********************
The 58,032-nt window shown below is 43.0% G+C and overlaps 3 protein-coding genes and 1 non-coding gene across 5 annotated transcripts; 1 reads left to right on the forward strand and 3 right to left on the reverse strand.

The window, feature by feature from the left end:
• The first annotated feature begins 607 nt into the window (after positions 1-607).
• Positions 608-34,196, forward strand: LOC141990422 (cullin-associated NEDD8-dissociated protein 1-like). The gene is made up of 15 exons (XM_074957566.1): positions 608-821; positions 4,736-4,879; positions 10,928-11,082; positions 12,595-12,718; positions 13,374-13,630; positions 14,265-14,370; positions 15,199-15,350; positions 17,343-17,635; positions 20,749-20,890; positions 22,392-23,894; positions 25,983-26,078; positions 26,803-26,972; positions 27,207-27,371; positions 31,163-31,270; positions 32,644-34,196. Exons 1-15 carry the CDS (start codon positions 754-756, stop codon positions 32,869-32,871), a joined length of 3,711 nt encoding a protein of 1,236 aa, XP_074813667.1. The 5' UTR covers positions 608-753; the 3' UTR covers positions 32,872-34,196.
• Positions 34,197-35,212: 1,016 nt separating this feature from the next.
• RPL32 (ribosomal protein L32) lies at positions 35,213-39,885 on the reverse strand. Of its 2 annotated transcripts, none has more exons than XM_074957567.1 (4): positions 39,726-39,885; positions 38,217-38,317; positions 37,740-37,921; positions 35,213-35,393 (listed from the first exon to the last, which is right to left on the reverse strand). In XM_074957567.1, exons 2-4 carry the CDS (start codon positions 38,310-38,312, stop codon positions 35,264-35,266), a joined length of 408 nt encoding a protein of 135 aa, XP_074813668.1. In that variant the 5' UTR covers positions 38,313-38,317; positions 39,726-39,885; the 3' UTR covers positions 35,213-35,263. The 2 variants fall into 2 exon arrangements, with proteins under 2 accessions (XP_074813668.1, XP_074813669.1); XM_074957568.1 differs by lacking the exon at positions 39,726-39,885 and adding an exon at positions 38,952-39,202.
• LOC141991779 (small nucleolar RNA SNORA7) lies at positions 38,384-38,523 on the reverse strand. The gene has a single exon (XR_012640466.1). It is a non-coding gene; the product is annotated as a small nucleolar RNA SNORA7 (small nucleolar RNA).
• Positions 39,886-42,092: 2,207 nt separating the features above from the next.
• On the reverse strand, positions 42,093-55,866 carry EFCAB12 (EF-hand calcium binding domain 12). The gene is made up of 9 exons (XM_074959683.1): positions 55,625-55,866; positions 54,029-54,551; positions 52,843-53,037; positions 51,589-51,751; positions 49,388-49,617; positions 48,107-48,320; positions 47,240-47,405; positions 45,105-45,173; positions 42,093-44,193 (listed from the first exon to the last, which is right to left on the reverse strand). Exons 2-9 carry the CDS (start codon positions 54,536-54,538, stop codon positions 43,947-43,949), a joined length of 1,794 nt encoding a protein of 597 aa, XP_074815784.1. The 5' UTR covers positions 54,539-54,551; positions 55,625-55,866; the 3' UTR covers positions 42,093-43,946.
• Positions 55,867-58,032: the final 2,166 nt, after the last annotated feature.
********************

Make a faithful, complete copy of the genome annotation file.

The 58,032-nt window shown below is 43.0% G+C and overlaps 3 protein-coding genes and 1 non-coding gene across 5 annotated transcripts; 1 reads left to right on the forward strand and 3 right to left on the reverse strand.

The window, feature by feature from the left end:
• The first annotated feature begins 607 nt into the window (after positions 1-607).
• Positions 608-34,196, forward strand: LOC141990422 (cullin-associated NEDD8-dissociated protein 1-like). The gene is made up of 15 exons (XM_074957566.1): positions 608-821; positions 4,736-4,879; positions 10,928-11,082; positions 12,595-12,718; positions 13,374-13,630; positions 14,265-14,370; positions 15,199-15,350; positions 17,343-17,635; positions 20,749-20,890; positions 22,392-23,894; positions 25,983-26,078; positions 26,803-26,972; positions 27,207-27,371; positions 31,163-31,270; positions 32,644-34,196. Exons 1-15 carry the CDS (start codon positions 754-756, stop codon positions 32,869-32,871), a joined length of 3,711 nt encoding a protein of 1,236 aa, XP_074813667.1. The 5' UTR covers positions 608-753; the 3' UTR covers positions 32,872-34,196.
• Positions 34,197-35,212: 1,016 nt separating this feature from the next.
• RPL32 (ribosomal protein L32) lies at positions 35,213-39,885 on the reverse strand. Of its 2 annotated transcripts, none has more exons than XM_074957567.1 (4): positions 39,726-39,885; positions 38,217-38,317; positions 37,740-37,921; positions 35,213-35,393 (listed from the first exon to the last, which is right to left on the reverse strand). In XM_074957567.1, exons 2-4 carry the CDS (start codon positions 38,310-38,312, stop codon positions 35,264-35,266), a joined length of 408 nt encoding a protein of 135 aa, XP_074813668.1. In that variant the 5' UTR covers positions 38,313-38,317; positions 39,726-39,885; the 3' UTR covers positions 35,213-35,263. The 2 variants fall into 2 exon arrangements, with proteins under 2 accessions (XP_074813668.1, XP_074813669.1); XM_074957568.1 differs by lacking the exon at positions 39,726-39,885 and adding an exon at positions 38,952-39,202.
• LOC141991779 (small nucleolar RNA SNORA7) lies at positions 38,384-38,523 on the reverse strand. The gene has a single exon (XR_012640466.1). It is a non-coding gene; the product is annotated as a small nucleolar RNA SNORA7 (small nucleolar RNA).
• Positions 39,886-42,092: 2,207 nt separating the features above from the next.
• On the reverse strand, positions 42,093-55,866 carry EFCAB12 (EF-hand calcium binding domain 12). The gene is made up of 9 exons (XM_074959683.1): positions 55,625-55,866; positions 54,029-54,551; positions 52,843-53,037; positions 51,589-51,751; positions 49,388-49,617; positions 48,107-48,320; positions 47,240-47,405; positions 45,105-45,173; positions 42,093-44,193 (listed from the first exon to the last, which is right to left on the reverse strand). Exons 2-9 carry the CDS (start codon positions 54,536-54,538, stop codon positions 43,947-43,949), a joined length of 1,794 nt encoding a protein of 597 aa, XP_074815784.1. The 5' UTR covers positions 54,539-54,551; positions 55,625-55,866; the 3' UTR covers positions 42,093-43,946.
• Positions 55,867-58,032: the final 2,166 nt, after the last annotated feature.